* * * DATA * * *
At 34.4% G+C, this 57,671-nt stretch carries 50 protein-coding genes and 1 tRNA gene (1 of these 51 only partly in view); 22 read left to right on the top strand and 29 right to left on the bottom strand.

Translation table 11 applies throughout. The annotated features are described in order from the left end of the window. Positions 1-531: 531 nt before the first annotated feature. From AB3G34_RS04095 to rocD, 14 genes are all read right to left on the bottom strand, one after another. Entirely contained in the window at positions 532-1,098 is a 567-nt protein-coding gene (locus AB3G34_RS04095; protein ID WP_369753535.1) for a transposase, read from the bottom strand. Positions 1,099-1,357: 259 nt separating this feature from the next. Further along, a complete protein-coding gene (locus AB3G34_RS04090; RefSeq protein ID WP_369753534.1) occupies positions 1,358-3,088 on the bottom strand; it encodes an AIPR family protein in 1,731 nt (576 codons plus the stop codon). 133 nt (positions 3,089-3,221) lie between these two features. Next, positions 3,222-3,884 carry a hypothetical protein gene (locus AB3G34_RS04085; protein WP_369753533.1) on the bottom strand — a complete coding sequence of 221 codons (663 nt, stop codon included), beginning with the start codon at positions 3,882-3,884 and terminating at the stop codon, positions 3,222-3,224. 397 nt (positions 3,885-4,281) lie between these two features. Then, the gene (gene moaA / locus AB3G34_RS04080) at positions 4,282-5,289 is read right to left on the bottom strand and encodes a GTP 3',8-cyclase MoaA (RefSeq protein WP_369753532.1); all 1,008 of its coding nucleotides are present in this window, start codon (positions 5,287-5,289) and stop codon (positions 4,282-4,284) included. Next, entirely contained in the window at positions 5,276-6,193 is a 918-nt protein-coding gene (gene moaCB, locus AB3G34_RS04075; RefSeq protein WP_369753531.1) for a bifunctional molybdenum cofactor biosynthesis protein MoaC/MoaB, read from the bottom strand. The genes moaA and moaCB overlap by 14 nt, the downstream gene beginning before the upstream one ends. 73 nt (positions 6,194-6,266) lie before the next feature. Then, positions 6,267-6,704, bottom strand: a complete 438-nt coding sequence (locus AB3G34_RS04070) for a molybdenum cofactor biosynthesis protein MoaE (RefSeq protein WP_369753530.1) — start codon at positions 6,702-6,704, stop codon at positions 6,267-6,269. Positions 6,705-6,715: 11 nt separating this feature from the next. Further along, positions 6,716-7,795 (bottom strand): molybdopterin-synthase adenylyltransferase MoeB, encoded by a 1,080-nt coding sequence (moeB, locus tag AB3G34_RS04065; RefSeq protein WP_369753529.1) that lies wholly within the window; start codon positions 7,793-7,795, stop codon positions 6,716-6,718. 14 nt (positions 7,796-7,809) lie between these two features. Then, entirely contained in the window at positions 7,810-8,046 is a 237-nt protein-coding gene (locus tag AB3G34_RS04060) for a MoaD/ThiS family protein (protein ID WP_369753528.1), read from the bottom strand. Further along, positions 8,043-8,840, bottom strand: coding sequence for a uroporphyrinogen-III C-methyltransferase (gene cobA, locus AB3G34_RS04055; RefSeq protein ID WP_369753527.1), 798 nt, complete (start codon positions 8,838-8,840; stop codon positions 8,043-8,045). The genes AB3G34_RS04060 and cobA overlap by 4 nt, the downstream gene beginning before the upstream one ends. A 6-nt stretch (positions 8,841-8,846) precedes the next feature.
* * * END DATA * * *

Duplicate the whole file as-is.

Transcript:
At 34.4% G+C, this 57,671-nt stretch carries 50 protein-coding genes and 1 tRNA gene (1 of these 51 only partly in view); 22 read left to right on the top strand and 29 right to left on the bottom strand.

Translation table 11 applies throughout. The annotated features are described in order from the left end of the window. Positions 1-531: 531 nt before the first annotated feature. From AB3G34_RS04095 to rocD, 14 genes are all read right to left on the bottom strand, one after another. Entirely contained in the window at positions 532-1,098 is a 567-nt protein-coding gene (locus AB3G34_RS04095; protein ID WP_369753535.1) for a transposase, read from the bottom strand. Positions 1,099-1,357: 259 nt separating this feature from the next. Further along, a complete protein-coding gene (locus AB3G34_RS04090; RefSeq protein ID WP_369753534.1) occupies positions 1,358-3,088 on the bottom strand; it encodes an AIPR family protein in 1,731 nt (576 codons plus the stop codon). 133 nt (positions 3,089-3,221) lie between these two features. Next, positions 3,222-3,884 carry a hypothetical protein gene (locus AB3G34_RS04085; protein WP_369753533.1) on the bottom strand — a complete coding sequence of 221 codons (663 nt, stop codon included), beginning with the start codon at positions 3,882-3,884 and terminating at the stop codon, positions 3,222-3,224. 397 nt (positions 3,885-4,281) lie between these two features. Then, the gene (gene moaA / locus AB3G34_RS04080) at positions 4,282-5,289 is read right to left on the bottom strand and encodes a GTP 3',8-cyclase MoaA (RefSeq protein WP_369753532.1); all 1,008 of its coding nucleotides are present in this window, start codon (positions 5,287-5,289) and stop codon (positions 4,282-4,284) included. Next, entirely contained in the window at positions 5,276-6,193 is a 918-nt protein-coding gene (gene moaCB, locus AB3G34_RS04075; RefSeq protein WP_369753531.1) for a bifunctional molybdenum cofactor biosynthesis protein MoaC/MoaB, read from the bottom strand. The genes moaA and moaCB overlap by 14 nt, the downstream gene beginning before the upstream one ends. 73 nt (positions 6,194-6,266) lie before the next feature. Then, positions 6,267-6,704, bottom strand: a complete 438-nt coding sequence (locus AB3G34_RS04070) for a molybdenum cofactor biosynthesis protein MoaE (RefSeq protein WP_369753530.1) — start codon at positions 6,702-6,704, stop codon at positions 6,267-6,269. Positions 6,705-6,715: 11 nt separating this feature from the next. Further along, positions 6,716-7,795 (bottom strand): molybdopterin-synthase adenylyltransferase MoeB, encoded by a 1,080-nt coding sequence (moeB, locus tag AB3G34_RS04065; RefSeq protein WP_369753529.1) that lies wholly within the window; start codon positions 7,793-7,795, stop codon positions 6,716-6,718. 14 nt (positions 7,796-7,809) lie between these two features. Then, entirely contained in the window at positions 7,810-8,046 is a 237-nt protein-coding gene (locus tag AB3G34_RS04060) for a MoaD/ThiS family protein (protein ID WP_369753528.1), read from the bottom strand. Further along, positions 8,043-8,840, bottom strand: coding sequence for a uroporphyrinogen-III C-methyltransferase (gene cobA, locus AB3G34_RS04055; RefSeq protein ID WP_369753527.1), 798 nt, complete (start codon positions 8,838-8,840; stop codon positions 8,043-8,045). The genes AB3G34_RS04060 and cobA overlap by 4 nt, the downstream gene beginning before the upstream one ends. A 6-nt stretch (positions 8,841-8,846) precedes the next feature.